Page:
Before the Virginia scene took root, they were still feeling their way into the New York area and the Carolinas, with amusing experiences. A show in a downtown Manhattan basement club was abruptly terminated when raw sewage started pouring out of the walls. They performed for inmates at the “haunted” Greystone Park state psychiatric hospital, wondering about their song choices while playing “She Drives Me Crazy” with a guy staring Gordon down and muttering “Jihad!” They played a few shows at a neo-hippy art-scene hookah bar in Wilmington NC, and endured having all of their equipment opened up and patted down at the 42nd Annual 4th of July Smoke-In on D.C.’s National Mall. And of course there was the two-hour late-night dance party in a giant abandoned gymnasium in the woods at Spaghettifest, when their fans couldn’t stop jumping up on stage to be with them.
Technology has been a key part of the experience, enabling them to miniaturize their live setup and come up with novel ways to light themselves and their stage with projected animations that make them look like they’re wearing moving face paint. They produced, recorded and mixed each of their three CDs on a mobile system lovingly named “Wavoslap”, at the beach and in the city, and they use iPads and remote-controlled iPods to sequence the stage visuals while they play live. Advanced synthesizer hardware has enabled The Wavos to remain a trio, with Gordon usually covering the bass parts as well as the live electronics. And although they are known for their four-hours-of-fun ‘80s dance parties, they are not your typical tribute band. They’ve managed to carve out their own niche by incorporating original songs and a look that plays into the new wave ethos without resorting to ‘80s costumes, instead featuring all-white clothing with white kilts that turns them into video screens. And they avoid the cheesy pop of that decade, preferring the hard-driving, infectiously danceable classic new wave tunes.
Myrtle Beach's Sun News KICKS! compares The Wavos to The Killers, Franz Ferdinand, Interpol and Bloc Party and says about their debut CD, Wave Crazed EP, "it's really great to see a band like The Wavos continuing the New Wave tradition by combining both the classic and modern forms and crafting them into their own form of alternative power pop." The Fredericksburg Free Lance-Star says the CD "features seven delectably jagged tunes that are just as dance-inducing and original as the artists they [often] cover." About Second Wave EP1, the Free Lance-Star says “The record is loaded with synthesizers and deep harmonies … will inspire you to lace up your high-top kicks with the neon laces and hit the dance floor.” DishMiss NYC calls The Wavos’ music "infectious and upbeat electro-driven pop and punk … you’ll just want to dance!”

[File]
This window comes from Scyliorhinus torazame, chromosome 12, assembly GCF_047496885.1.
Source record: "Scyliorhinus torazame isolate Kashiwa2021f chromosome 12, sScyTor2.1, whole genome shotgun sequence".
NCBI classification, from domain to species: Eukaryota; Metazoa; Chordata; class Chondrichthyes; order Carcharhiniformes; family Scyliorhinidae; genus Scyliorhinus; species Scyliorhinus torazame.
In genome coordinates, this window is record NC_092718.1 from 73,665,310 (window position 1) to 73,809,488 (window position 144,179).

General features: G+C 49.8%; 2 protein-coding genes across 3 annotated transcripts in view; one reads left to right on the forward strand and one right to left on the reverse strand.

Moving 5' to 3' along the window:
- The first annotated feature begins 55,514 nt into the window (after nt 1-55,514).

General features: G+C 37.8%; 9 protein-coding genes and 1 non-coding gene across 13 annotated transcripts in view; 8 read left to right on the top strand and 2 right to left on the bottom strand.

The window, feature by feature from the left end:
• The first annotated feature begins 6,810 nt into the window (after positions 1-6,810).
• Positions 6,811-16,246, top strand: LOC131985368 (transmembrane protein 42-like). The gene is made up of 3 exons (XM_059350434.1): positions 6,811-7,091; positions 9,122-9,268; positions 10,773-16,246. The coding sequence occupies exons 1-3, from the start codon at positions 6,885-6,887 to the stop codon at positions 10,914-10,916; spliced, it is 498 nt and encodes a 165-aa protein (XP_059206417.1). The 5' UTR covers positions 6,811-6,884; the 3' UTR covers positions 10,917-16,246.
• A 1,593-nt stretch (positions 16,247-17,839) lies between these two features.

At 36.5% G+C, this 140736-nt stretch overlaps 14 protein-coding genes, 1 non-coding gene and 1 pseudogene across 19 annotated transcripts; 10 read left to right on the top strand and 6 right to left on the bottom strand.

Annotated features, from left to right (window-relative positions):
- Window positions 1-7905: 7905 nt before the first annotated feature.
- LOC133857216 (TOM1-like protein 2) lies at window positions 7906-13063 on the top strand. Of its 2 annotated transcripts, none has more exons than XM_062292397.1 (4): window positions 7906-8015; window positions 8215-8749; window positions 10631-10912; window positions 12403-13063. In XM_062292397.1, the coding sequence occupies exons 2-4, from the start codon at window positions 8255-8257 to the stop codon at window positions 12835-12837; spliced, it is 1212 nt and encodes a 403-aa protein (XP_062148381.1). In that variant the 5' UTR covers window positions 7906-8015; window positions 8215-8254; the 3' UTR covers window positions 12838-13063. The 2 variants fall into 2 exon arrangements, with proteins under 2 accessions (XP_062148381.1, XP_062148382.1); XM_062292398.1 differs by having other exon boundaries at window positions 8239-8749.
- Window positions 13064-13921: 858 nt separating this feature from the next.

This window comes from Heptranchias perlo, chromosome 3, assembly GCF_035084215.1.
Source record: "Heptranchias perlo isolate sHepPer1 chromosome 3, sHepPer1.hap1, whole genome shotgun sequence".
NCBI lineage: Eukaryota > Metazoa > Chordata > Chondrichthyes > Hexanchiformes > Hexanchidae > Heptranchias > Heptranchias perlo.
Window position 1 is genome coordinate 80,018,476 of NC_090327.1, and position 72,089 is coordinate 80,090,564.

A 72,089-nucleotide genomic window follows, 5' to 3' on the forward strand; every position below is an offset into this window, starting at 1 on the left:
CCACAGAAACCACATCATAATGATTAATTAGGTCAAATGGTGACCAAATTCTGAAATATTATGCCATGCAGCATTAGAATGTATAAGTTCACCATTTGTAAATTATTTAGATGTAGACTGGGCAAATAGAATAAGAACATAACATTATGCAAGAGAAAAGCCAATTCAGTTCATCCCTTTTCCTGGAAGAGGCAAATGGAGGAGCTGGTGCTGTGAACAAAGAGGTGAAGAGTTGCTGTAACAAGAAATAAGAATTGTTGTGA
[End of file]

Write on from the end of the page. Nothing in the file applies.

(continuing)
Their newest release, Cinco de Wavo, popped in July 2014. About opening song Dance Party, Out in Jersey's Bill Realman Stella says "they're blending the melodic simplicity and playfulness of The B-52s, the obscure Jersey band Blotto (best known for their summertime hit 'I Wanna Be A Lifeguard'), and a turnaround that evokes Wild Cherry's one-hit wonder 'Play That Funky Music (White Boy)' and its turnaround 'Lay down the boogie and play that funky music till you die'. The rest of the set draws on a multitude of influences from their era, from the Reggae-cum-Talking Heads styled 'Tourist' to the slow Dance-Rock ballad 'If Just For A Moment' to 'Building A New Dream''s Cars/Devo hybrid, to the best of all possible mindless happy endings, 'It's Your Birthday'."
Joe Bace - guitar/bass/vocal
Gordon Smith - synth/bass/vocal
Tone Maul - human electronic drums